In May, McDonald’s holds its first annual public shareholder’s meeting. On July 5, McDonald’s is listed on the New York Stock Exchange with the ticker symbol MCD. McDonald’s exceeds $200 million in sales. 1967 The first international McDonald’s restaurants open in Canada and Puerto Rico. The Operator National Advertising Fund (OPNAD) begins operation. 1968 The Big Mac and Hot Apple Pie are added to the menu. The 1,000th restaurant opens in Des Plaines, Illinois. McDonald’s opens in Hawaii. Average annual sales for McDonald’s restaurants open at least 13 months are $333,000. 1969 McDonald’s International Division is formed.

    The new McDonald’s mansard roof building design is introduced to replace the “red and white” design. 1970 McDonald’s opens in Costa Rica, its third country after the United States and Canada. Having changed hands in 1968, the original “Big M” restaurant closes. It is demolished two years later, with only part of the sign remaining; this has since been restored. 1971 The first Asian McDonald’s opened in July in Japan, in Tokyo’s Ginza district. On August 21, the first European McDonald’s outlet opens in Zaandam (nearAmsterdam) in the Netherlands. The franchisee is Ahold. The first McDonald’s in Germany (Munich) opens in November.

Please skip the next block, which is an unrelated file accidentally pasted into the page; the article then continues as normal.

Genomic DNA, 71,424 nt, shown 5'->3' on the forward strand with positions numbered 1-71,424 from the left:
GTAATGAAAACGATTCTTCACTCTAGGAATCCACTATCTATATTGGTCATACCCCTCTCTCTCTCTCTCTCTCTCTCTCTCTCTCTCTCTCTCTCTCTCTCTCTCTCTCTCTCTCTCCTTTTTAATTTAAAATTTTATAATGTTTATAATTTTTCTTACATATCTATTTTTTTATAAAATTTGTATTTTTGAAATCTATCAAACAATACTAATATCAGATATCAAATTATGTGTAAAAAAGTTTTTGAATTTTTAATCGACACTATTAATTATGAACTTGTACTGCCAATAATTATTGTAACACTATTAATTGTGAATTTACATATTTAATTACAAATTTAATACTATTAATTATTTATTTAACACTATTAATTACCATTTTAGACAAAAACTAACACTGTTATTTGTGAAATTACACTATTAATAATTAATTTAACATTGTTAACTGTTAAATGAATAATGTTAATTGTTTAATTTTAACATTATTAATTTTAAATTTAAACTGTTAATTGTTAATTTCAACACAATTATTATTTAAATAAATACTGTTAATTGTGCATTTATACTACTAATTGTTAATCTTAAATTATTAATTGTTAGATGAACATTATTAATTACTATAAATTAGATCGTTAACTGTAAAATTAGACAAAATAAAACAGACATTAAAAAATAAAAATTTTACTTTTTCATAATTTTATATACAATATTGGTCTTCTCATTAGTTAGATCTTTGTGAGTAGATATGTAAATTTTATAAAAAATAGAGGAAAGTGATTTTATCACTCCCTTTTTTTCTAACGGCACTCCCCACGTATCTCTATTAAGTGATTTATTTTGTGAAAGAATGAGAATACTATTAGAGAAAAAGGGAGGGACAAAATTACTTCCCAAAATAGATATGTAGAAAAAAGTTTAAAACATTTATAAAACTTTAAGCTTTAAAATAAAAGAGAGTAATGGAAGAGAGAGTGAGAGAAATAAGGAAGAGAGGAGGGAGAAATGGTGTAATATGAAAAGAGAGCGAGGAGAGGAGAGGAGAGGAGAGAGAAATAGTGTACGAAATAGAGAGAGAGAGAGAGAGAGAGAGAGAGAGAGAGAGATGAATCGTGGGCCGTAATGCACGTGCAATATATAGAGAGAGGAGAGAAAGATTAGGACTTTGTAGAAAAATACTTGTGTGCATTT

It is the first McDonald’s to sell alcohol, as it offers beer. Other European countries follow in the early 1970s. The first Australian McDonald’s opens in the Sydney suburb of Yagoona in May. 1972 The McDonald’s system generates $1 billion in sales through 2200 restaurants. The 2000th McDonald’s restaurant opens in Des Plaines, Illinois. The first McDonald’s in France opens, in Creteil, even though the company officially recognizes the first outlet in Strasbourg in 1979. 1973 The first McDonald’s Playland opens in Chula Vista, California. The first Swedish McDonald’s restaurant opens in Stockholm, 23 October.